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Psalm 105: 1-6, 16-22, 45b

The Psalm selection this week is comprised of verses from one of the longer Psalms in the Bible. The lectionary selects verses out of Psalm 105 that draws the hearer’s attention to the story of Joseph, which is introduced in the Old Testament lection for the week. Psalm 105 is also connected with the 16th chapter of 1 Chronicles. The first 15 verses of the Psalm are a part of hymn written by David that corresponded with moving the ark of the covenant. So, this Psalm connects two significant, yet different, stories from the history of God’s covenant people.

The Psalm begins by instructing the hearer to be thankful and to give praise to God. Those who seek God have great reason to rejoice. Seek and praise God. This is a proper approach to worship regardless of the circumstances in which one might find themselves. But the Psalmist was not offering a general invitation here. Rather, the praise and thanksgiving are in response to the works that God has done. Children of Jacob, praise God and be grateful because God has done great and miraculous works!


One might expect the Psalmist to then catalog several of these wonderful works of God in order to demonstrate how great God’s involvement is in the world. However, the lectionary jumps suddenly into God at work creating famine and destroying all the food. The designation of the famine being a work of God seems to create an immediate and harsh contrast to the good works that merit praise and thanksgiving. Is famine a work worthy of praise?


After describing God’s work of creating a famine and the general suffering that would cause, the focus is narrowed significantly to the person of Joseph. Joseph was sent by God as a slave into Egypt. The Old Testament selection for this week tells the story of Joseph’s brothers plan to kill him; a plan they abandon when they realize they can monetize his suffering, selling him into slavery. God sent Joseph, but in a manner that caused great suffering.


At this point in the story, the Psalmist has not done a very convincing job of demonstrating a God that is worthy of praise and gratitude. These works seem to be less than wonderful. There is a devastating famine and God’s servant is suffering. The account of Joseph’s story in Genesis provides greater detail of Joseph’s troubles, but Psalm 105 describes a quick turn of fortune in which Joseph is set free and made lord of the Pharaoh’s house. He is tasked with providing leadership and guidance to Pharaoh’s men. From his new position of authority, Joseph prepares Egypt to handle the famine and also directs them to provide food for all the people.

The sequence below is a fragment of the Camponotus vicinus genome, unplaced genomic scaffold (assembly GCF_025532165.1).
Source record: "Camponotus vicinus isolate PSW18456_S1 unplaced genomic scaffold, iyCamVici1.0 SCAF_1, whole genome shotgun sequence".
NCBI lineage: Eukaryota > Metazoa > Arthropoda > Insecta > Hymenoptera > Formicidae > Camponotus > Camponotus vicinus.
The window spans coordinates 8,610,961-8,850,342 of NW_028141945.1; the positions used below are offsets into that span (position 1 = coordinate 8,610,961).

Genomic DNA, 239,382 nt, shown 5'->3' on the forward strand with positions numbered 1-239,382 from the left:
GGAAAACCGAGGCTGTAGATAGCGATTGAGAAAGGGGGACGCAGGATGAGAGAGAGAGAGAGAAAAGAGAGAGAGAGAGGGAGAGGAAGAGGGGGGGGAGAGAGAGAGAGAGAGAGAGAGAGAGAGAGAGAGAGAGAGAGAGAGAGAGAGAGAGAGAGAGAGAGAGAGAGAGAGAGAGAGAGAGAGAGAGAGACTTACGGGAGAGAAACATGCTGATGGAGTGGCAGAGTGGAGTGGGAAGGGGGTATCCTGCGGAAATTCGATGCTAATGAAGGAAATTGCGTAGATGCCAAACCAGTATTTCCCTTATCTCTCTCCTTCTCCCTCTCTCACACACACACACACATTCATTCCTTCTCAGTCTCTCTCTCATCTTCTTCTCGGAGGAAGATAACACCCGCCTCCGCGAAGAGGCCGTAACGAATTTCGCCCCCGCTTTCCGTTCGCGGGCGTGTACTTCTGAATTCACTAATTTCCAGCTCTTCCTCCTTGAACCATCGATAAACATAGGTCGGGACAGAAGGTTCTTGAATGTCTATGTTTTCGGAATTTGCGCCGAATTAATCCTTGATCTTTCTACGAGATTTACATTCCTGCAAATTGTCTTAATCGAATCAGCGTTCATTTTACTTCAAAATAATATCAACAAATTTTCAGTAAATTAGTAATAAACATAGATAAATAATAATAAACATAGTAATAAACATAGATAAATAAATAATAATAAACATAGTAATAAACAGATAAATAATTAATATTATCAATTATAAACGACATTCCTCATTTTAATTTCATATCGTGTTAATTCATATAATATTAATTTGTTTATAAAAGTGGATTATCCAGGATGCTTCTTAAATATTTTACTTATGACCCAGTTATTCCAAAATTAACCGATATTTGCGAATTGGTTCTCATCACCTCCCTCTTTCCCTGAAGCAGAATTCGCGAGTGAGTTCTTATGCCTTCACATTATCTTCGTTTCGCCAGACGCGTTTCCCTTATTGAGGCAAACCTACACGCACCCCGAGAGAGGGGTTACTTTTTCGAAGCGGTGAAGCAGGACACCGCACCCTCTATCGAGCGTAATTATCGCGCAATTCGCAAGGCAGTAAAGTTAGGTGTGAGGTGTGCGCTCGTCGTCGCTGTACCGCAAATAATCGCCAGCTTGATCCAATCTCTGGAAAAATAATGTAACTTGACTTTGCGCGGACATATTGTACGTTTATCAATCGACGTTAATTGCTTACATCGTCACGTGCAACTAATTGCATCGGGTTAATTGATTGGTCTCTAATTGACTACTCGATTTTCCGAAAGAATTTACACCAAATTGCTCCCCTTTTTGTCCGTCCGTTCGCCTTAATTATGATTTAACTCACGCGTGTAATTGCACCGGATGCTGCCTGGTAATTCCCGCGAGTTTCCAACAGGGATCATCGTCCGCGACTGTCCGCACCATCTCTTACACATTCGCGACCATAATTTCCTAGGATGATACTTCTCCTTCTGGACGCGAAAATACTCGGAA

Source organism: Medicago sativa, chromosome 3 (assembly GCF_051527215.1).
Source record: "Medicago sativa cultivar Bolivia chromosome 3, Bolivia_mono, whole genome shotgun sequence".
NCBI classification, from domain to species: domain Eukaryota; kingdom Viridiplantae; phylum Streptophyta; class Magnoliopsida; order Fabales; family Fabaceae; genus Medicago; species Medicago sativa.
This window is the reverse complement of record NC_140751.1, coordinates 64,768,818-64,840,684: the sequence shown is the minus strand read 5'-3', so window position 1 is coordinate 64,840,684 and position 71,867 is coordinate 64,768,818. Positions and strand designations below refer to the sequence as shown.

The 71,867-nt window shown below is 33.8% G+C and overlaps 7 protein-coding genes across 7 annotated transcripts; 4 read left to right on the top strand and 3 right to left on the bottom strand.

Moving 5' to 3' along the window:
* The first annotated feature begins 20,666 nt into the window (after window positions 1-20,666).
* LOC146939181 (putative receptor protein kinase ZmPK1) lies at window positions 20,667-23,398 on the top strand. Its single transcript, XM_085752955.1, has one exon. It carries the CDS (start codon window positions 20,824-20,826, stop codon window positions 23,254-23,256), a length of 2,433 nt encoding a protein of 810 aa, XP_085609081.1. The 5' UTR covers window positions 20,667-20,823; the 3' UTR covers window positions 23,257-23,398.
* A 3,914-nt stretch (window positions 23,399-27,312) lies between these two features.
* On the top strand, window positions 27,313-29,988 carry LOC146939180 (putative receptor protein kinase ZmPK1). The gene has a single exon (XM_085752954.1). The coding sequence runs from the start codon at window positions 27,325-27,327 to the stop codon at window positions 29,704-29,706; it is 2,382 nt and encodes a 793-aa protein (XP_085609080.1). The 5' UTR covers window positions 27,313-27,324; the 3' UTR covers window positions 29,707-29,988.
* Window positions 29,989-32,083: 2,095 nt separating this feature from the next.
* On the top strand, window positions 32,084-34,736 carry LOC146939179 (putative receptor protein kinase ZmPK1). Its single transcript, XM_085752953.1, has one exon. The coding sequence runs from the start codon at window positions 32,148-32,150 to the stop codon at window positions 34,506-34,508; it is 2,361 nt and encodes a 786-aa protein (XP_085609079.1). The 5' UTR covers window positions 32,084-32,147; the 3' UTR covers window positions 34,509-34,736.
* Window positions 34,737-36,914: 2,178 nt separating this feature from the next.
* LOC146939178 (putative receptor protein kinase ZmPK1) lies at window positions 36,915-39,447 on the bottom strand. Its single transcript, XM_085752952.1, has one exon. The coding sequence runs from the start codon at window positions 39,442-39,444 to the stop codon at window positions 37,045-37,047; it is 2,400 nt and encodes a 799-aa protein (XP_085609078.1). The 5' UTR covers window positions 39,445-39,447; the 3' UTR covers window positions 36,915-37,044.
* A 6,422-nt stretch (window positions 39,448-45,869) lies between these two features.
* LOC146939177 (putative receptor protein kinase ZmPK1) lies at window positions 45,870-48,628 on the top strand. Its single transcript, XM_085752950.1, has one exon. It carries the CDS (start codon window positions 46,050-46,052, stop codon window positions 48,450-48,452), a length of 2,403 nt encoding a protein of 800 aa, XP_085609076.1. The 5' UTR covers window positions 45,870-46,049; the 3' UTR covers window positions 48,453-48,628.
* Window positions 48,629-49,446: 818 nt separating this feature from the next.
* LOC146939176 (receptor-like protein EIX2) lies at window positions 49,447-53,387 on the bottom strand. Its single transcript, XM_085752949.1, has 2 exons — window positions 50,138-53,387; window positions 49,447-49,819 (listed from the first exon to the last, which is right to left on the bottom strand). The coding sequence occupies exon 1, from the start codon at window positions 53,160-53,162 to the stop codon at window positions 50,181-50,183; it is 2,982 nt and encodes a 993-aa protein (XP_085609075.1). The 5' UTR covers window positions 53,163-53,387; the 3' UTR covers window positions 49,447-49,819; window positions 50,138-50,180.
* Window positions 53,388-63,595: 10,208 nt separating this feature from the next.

What then are the good works of God that are worthy of praise? Through the experience of one of God’s chosen people enduring suffering in a righteous manner, many people are rescued from suffering and death. God’s chosen did not escape suffering, but rather endured it while remaining righteous. And through the process of suffering, Joseph, who started out being lowered into a pit, was raised up to the highest authority in the land. But his position was not a reward for his own benefit, but a vocation from which he blessed nations. Praise God and be grateful because God has taken the evil works of Joseph’s brothers and used them for good!

Right now, as we wake up each day to a seemingly endless variety of violence, conflict, disease, and suffering, we may find it hard to praise and be grateful for God’s work in the world. We find darkness everywhere we turn; in our communities, our nation, and around the globe. There is suffering and violence on social media, on the news, in our schools, and even in our churches. It is hard to escape or find shelter. Are there any parts of our lives unaffected by chaos and evil? We may find ourselves suffering as part of a broader community, just as many suffered in the famine of Joseph’s day. Or we may find ourselves suffering as individuals, walking through our own specific challenges as Joseph did.


But the Psalmist’s invitation is still meant for us to hear. “O give thanks to the LORD!” Because right now, there are women and men who, like Joseph, are enduring suffering righteously. Children of God are being moved into positions to which God has prepared for them. These women and main have not escaped the hardships and sufferings; God did not provide an escape route. Rather, these chosen people of God have found themselves in positions to be vehicles of blessing, peace, and life because they have endured the challenges presented to them. These people are present in the chaos, but they are not a part of it. In the midst of it all, they are guides for us who help us to find the way forward toward life. They are doing the work of God by speaking prophetically against evil powers and systems. They are organizing efforts to bring healing and hope to those who need both desperately. Their presence and actions in the world are evidence of a God who is at work bringing light into the dark places.


We can sometimes get things confused and believe that comfort is evidence of God’s presence and suffering is a clear indicator that God is not at work. But the Psalmist implores all of us to seek God in the middle of the suffering. For as we seek God our hearts will rejoice. God is at work doing miraculous and wonderful works worthy of praise. And we are again reminded this week that one of the ways that God works is by sending people like Joseph, who endure great trials and suffering faithfully, in order to bring blessings and life to others.

Praise the LORD!

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